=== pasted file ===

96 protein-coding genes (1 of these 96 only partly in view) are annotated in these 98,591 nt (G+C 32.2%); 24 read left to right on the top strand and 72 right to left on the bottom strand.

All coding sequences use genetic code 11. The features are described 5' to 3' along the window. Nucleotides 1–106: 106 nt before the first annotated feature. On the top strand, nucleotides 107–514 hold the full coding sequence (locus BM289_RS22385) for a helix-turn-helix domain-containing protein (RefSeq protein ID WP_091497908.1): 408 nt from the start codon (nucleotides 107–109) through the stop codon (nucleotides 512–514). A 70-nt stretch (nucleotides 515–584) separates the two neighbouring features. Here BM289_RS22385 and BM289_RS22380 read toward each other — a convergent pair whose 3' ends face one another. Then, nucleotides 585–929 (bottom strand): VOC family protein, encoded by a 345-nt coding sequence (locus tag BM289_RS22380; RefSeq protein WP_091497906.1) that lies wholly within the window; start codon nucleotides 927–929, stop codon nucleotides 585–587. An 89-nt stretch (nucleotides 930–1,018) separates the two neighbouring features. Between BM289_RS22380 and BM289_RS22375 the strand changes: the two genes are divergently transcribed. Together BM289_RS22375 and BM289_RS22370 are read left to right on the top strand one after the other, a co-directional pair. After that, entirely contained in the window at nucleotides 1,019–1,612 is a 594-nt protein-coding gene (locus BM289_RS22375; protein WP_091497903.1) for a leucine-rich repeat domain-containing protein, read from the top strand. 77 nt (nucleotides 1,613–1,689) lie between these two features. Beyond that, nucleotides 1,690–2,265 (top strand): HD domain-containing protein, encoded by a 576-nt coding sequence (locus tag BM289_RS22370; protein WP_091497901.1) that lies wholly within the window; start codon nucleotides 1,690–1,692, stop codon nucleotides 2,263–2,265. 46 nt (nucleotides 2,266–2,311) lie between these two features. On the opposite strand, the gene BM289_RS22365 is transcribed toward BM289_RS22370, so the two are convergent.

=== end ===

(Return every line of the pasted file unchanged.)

96 protein-coding genes (1 of these 96 only partly in view) are annotated in these 98,591 nt (G+C 32.2%); 24 read left to right on the top strand and 72 right to left on the bottom strand.

All coding sequences use genetic code 11. The features are described 5' to 3' along the window. Nucleotides 1–106: 106 nt before the first annotated feature. On the top strand, nucleotides 107–514 hold the full coding sequence (locus BM289_RS22385) for a helix-turn-helix domain-containing protein (RefSeq protein ID WP_091497908.1): 408 nt from the start codon (nucleotides 107–109) through the stop codon (nucleotides 512–514). A 70-nt stretch (nucleotides 515–584) separates the two neighbouring features. Here BM289_RS22385 and BM289_RS22380 read toward each other — a convergent pair whose 3' ends face one another. Then, nucleotides 585–929 (bottom strand): VOC family protein, encoded by a 345-nt coding sequence (locus tag BM289_RS22380; RefSeq protein WP_091497906.1) that lies wholly within the window; start codon nucleotides 927–929, stop codon nucleotides 585–587. An 89-nt stretch (nucleotides 930–1,018) separates the two neighbouring features. Between BM289_RS22380 and BM289_RS22375 the strand changes: the two genes are divergently transcribed. Together BM289_RS22375 and BM289_RS22370 are read left to right on the top strand one after the other, a co-directional pair. After that, entirely contained in the window at nucleotides 1,019–1,612 is a 594-nt protein-coding gene (locus BM289_RS22375; protein WP_091497903.1) for a leucine-rich repeat domain-containing protein, read from the top strand. 77 nt (nucleotides 1,613–1,689) lie between these two features. Beyond that, nucleotides 1,690–2,265 (top strand): HD domain-containing protein, encoded by a 576-nt coding sequence (locus tag BM289_RS22370; protein WP_091497901.1) that lies wholly within the window; start codon nucleotides 1,690–1,692, stop codon nucleotides 2,263–2,265. 46 nt (nucleotides 2,266–2,311) lie between these two features. On the opposite strand, the gene BM289_RS22365 is transcribed toward BM289_RS22370, so the two are convergent.